In 2007, the City of Gresham, Oregon’s Mayor, Shane Bemis, signed the US Council of Mayors’ Climate Action Agreement. Growing out of that declaration, the City began envisioning new ways to reduce greenhouse gas emissions and increase operational efficiency to save money. Upgrading all street lights to LED, which has saved Gresham $700,000/year, and upgrading the 20 million gallon/day Wastewater Treatment Plant (WWTP) to energy net zero are some of the big wins.
“We’ve had a lot of fun figuring out how to put this project together,” explains Alan Johnston, Senior Engineer and driving force behind the journey to net zero. “When I first started working for the City in 1991, I was absorbed in figuring out how to run the facility. But as I came to better understand the system, and learned about new technology, I became interested in trying to find ways to make the plant more efficient, while still doing its job. These facilities consume massive amounts of electricity (the WWTP is one of the largest energy users in the city), and I wanted to find ways to change this.”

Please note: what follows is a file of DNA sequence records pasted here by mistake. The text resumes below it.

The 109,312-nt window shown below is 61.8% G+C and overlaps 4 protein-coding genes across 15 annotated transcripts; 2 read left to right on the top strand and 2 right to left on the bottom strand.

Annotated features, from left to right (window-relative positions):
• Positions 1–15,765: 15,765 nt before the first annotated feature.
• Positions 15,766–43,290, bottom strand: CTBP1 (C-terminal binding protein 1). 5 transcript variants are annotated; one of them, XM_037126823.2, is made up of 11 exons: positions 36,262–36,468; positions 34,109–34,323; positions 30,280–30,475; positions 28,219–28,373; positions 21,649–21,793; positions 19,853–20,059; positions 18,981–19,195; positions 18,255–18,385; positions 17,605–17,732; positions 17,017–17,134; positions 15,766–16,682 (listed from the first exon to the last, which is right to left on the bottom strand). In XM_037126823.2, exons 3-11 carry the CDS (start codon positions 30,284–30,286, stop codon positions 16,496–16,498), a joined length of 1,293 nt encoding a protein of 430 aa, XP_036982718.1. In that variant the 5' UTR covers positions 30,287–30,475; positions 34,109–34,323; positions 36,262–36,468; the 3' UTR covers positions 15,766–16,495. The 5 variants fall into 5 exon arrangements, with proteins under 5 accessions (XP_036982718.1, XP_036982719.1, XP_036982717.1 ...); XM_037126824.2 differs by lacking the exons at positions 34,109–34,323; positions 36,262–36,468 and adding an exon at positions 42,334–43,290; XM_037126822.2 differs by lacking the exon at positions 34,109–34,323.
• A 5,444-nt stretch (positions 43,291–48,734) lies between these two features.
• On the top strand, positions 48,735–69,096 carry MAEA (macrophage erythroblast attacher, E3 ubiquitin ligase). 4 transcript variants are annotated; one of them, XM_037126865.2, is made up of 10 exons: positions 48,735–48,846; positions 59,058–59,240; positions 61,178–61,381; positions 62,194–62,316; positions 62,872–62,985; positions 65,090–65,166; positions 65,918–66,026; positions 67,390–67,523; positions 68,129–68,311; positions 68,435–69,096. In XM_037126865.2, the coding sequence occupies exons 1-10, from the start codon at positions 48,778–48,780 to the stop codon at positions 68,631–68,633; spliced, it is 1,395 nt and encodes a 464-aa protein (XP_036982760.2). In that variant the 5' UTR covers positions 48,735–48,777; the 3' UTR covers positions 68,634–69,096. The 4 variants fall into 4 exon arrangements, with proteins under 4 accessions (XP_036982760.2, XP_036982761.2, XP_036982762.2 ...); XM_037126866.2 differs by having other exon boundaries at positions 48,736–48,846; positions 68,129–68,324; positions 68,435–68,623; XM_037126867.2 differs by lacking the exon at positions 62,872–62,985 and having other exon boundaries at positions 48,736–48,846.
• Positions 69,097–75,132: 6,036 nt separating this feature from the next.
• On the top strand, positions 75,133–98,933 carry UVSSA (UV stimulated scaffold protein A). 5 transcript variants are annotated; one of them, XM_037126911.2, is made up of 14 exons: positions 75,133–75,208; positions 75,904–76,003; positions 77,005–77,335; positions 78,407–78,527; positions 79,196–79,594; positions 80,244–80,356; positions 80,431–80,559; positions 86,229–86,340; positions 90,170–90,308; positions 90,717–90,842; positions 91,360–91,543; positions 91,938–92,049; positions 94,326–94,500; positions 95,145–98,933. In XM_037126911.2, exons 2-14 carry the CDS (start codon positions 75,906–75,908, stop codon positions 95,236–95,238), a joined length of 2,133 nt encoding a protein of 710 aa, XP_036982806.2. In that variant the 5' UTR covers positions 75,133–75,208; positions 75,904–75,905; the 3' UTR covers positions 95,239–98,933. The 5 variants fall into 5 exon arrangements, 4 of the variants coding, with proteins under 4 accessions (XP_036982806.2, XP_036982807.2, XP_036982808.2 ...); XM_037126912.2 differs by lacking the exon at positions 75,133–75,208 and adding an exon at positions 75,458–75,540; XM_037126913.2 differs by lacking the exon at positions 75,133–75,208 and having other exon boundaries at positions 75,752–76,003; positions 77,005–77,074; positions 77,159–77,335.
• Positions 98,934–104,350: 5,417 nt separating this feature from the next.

Anaerobic digesters were installed at the plant around 1990. Biogas was fed, without any treatment, to a 250 kW generator. “It was old technology, and only helped power about one-quarter of the plant,” notes Johnston. “We wound up turning it off in 2002 when it burned out.” In 2005, the City installed a 400 kW combined heat and power (CHP) cogeneration engine with a modern biogas scrubbing system.
The Net Zero journey began in 2009 when the WWTP received a grant from the Oregon Economic Development Commission to study ways to increase the environmental and operational efficiency of the treatment plant. An outcome was a study on the benefits of accepting fats, oils and grease (FOG) to remove them from the waste stream and instead use them to generate electricity. The study delved into the potential return on investment (ROI) of the project. The conclusion was that it would be cost-effective with an ROI of 7 years based on revenues generated by a FOG tipping fee at the facility and avoided electrical utility fees.